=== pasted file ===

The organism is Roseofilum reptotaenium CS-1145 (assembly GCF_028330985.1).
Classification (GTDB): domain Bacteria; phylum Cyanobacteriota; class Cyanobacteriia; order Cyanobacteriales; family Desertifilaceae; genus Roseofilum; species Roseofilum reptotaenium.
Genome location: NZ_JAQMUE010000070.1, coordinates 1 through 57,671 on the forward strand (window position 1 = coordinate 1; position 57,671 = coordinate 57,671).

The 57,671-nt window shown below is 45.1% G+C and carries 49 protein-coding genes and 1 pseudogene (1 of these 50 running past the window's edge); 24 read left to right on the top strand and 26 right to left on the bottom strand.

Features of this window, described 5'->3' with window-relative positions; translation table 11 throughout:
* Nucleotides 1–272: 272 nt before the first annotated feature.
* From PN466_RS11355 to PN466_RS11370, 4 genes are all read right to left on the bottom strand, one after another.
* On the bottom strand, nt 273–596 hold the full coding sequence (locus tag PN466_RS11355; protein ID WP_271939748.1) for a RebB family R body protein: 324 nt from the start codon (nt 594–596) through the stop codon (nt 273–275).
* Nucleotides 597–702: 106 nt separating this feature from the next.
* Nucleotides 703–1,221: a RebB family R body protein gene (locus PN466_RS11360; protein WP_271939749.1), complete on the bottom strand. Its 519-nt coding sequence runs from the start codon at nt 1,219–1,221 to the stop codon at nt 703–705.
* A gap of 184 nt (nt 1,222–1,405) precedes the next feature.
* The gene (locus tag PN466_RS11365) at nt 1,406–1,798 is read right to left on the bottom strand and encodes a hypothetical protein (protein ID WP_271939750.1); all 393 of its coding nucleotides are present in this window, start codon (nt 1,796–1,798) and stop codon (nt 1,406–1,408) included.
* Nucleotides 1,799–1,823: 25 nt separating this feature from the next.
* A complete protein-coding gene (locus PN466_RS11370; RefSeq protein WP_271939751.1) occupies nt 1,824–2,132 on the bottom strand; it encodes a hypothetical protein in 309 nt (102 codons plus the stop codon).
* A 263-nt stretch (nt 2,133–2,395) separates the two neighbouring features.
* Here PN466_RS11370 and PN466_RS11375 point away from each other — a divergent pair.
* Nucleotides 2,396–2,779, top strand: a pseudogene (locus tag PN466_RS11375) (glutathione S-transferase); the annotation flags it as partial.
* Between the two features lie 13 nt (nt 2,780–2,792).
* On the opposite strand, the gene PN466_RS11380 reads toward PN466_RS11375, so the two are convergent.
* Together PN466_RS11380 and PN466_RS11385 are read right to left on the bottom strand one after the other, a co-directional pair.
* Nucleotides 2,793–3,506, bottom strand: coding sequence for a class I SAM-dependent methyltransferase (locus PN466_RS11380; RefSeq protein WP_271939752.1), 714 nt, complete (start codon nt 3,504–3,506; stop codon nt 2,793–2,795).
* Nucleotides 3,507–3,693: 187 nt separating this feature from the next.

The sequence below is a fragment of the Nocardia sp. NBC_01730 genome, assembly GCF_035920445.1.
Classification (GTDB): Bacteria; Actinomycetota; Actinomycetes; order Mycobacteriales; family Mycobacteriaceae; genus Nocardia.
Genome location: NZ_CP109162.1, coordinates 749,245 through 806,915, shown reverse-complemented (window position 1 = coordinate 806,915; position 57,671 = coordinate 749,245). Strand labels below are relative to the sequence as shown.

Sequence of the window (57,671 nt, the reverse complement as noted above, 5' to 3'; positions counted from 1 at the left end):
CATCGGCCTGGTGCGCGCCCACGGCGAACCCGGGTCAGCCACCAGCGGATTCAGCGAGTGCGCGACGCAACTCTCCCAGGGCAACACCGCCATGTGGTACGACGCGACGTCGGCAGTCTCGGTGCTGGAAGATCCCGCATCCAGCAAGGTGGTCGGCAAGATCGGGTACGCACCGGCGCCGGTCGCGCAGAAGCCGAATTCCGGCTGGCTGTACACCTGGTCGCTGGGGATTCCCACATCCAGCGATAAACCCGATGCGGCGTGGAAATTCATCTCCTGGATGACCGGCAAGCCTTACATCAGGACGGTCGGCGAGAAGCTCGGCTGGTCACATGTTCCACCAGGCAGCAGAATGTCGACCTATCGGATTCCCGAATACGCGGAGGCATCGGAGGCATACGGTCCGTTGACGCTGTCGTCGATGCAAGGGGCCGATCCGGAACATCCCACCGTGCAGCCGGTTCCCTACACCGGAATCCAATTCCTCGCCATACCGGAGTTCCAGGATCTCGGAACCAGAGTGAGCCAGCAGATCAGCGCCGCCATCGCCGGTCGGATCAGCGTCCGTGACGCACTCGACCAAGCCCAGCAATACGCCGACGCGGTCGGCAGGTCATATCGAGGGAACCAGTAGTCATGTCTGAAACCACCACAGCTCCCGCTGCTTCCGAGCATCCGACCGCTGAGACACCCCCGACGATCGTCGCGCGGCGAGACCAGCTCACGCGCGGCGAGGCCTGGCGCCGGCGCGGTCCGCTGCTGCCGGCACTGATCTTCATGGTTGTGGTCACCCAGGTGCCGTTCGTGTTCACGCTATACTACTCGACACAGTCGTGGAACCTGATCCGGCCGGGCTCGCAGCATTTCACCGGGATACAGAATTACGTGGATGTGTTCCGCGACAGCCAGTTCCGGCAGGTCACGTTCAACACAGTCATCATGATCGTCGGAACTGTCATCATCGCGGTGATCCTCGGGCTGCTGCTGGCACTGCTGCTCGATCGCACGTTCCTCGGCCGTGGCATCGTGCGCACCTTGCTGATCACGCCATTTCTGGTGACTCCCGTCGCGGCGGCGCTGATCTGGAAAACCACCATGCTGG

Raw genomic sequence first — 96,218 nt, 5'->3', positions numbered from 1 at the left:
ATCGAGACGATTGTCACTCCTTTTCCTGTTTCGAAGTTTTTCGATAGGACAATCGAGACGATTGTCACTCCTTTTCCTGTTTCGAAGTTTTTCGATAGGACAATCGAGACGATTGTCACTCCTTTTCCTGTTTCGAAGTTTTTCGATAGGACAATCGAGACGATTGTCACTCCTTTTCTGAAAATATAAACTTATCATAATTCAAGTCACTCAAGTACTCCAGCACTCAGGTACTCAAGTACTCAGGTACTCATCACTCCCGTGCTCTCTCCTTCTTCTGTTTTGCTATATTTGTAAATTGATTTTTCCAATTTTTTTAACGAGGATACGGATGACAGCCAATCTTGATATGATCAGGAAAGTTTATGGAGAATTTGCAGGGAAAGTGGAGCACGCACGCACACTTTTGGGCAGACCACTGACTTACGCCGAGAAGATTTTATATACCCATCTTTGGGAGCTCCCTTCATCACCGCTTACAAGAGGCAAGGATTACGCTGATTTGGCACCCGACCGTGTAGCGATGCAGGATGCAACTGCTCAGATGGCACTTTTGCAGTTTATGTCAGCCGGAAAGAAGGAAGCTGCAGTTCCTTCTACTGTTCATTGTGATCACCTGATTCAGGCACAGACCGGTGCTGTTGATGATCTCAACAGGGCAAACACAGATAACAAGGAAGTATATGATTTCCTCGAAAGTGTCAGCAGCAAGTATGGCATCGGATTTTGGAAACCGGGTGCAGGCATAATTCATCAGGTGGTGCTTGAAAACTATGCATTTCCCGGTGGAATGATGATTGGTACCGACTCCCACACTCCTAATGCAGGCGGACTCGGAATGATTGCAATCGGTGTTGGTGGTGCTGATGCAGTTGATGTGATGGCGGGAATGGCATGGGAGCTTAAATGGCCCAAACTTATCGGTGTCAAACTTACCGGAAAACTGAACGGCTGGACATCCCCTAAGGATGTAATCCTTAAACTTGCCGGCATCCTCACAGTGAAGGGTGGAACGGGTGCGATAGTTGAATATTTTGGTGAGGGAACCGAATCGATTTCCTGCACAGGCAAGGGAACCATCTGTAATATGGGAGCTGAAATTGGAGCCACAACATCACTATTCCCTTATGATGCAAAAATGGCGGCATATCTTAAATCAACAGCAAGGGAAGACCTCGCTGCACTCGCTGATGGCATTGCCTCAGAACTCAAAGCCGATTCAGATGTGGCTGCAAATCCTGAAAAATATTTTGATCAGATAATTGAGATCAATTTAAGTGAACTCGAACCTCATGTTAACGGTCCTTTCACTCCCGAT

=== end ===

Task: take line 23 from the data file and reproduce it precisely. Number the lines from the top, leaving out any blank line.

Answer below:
The sequence below is a fragment of the Nocardia sp. NBC_01730 genome, assembly GCF_035920445.1.